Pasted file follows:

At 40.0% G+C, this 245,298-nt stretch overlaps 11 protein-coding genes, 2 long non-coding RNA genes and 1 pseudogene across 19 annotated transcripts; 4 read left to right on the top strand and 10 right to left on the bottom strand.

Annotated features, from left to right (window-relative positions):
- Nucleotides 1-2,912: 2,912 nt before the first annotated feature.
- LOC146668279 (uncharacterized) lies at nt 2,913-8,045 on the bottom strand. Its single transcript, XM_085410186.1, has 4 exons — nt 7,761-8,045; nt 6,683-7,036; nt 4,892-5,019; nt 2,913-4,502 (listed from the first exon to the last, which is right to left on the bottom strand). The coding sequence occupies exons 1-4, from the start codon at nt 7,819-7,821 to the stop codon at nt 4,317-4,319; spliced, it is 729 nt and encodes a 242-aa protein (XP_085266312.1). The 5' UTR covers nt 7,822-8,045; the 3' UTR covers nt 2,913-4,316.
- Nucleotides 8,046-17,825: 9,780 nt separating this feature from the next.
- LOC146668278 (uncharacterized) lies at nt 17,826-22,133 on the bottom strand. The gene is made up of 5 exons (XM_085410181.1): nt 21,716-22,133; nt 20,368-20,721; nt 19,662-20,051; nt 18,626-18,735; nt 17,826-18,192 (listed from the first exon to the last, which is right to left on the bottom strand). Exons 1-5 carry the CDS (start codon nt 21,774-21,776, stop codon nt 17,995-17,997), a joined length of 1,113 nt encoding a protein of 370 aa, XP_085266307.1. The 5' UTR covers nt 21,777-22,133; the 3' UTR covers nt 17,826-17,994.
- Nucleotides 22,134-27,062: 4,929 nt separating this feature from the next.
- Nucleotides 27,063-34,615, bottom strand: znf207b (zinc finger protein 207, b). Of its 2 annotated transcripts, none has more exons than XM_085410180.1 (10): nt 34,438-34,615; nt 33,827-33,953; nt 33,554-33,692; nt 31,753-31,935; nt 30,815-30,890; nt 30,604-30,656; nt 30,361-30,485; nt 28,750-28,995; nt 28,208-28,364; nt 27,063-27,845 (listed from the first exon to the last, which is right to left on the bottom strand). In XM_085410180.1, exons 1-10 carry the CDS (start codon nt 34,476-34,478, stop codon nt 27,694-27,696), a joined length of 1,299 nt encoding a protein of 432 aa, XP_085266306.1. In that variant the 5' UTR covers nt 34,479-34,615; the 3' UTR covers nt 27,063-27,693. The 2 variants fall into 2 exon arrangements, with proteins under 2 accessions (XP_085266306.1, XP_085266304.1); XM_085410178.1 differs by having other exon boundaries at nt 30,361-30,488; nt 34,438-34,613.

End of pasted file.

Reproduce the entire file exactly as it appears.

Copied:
At 40.0% G+C, this 245,298-nt stretch overlaps 11 protein-coding genes, 2 long non-coding RNA genes and 1 pseudogene across 19 annotated transcripts; 4 read left to right on the top strand and 10 right to left on the bottom strand.

Annotated features, from left to right (window-relative positions):
- Nucleotides 1-2,912: 2,912 nt before the first annotated feature.
- LOC146668279 (uncharacterized) lies at nt 2,913-8,045 on the bottom strand. Its single transcript, XM_085410186.1, has 4 exons — nt 7,761-8,045; nt 6,683-7,036; nt 4,892-5,019; nt 2,913-4,502 (listed from the first exon to the last, which is right to left on the bottom strand). The coding sequence occupies exons 1-4, from the start codon at nt 7,819-7,821 to the stop codon at nt 4,317-4,319; spliced, it is 729 nt and encodes a 242-aa protein (XP_085266312.1). The 5' UTR covers nt 7,822-8,045; the 3' UTR covers nt 2,913-4,316.
- Nucleotides 8,046-17,825: 9,780 nt separating this feature from the next.
- LOC146668278 (uncharacterized) lies at nt 17,826-22,133 on the bottom strand. The gene is made up of 5 exons (XM_085410181.1): nt 21,716-22,133; nt 20,368-20,721; nt 19,662-20,051; nt 18,626-18,735; nt 17,826-18,192 (listed from the first exon to the last, which is right to left on the bottom strand). Exons 1-5 carry the CDS (start codon nt 21,774-21,776, stop codon nt 17,995-17,997), a joined length of 1,113 nt encoding a protein of 370 aa, XP_085266307.1. The 5' UTR covers nt 21,777-22,133; the 3' UTR covers nt 17,826-17,994.
- Nucleotides 22,134-27,062: 4,929 nt separating this feature from the next.
- Nucleotides 27,063-34,615, bottom strand: znf207b (zinc finger protein 207, b). Of its 2 annotated transcripts, none has more exons than XM_085410180.1 (10): nt 34,438-34,615; nt 33,827-33,953; nt 33,554-33,692; nt 31,753-31,935; nt 30,815-30,890; nt 30,604-30,656; nt 30,361-30,485; nt 28,750-28,995; nt 28,208-28,364; nt 27,063-27,845 (listed from the first exon to the last, which is right to left on the bottom strand). In XM_085410180.1, exons 1-10 carry the CDS (start codon nt 34,476-34,478, stop codon nt 27,694-27,696), a joined length of 1,299 nt encoding a protein of 432 aa, XP_085266306.1. In that variant the 5' UTR covers nt 34,479-34,615; the 3' UTR covers nt 27,063-27,693. The 2 variants fall into 2 exon arrangements, with proteins under 2 accessions (XP_085266306.1, XP_085266304.1); XM_085410178.1 differs by having other exon boundaries at nt 30,361-30,488; nt 34,438-34,613.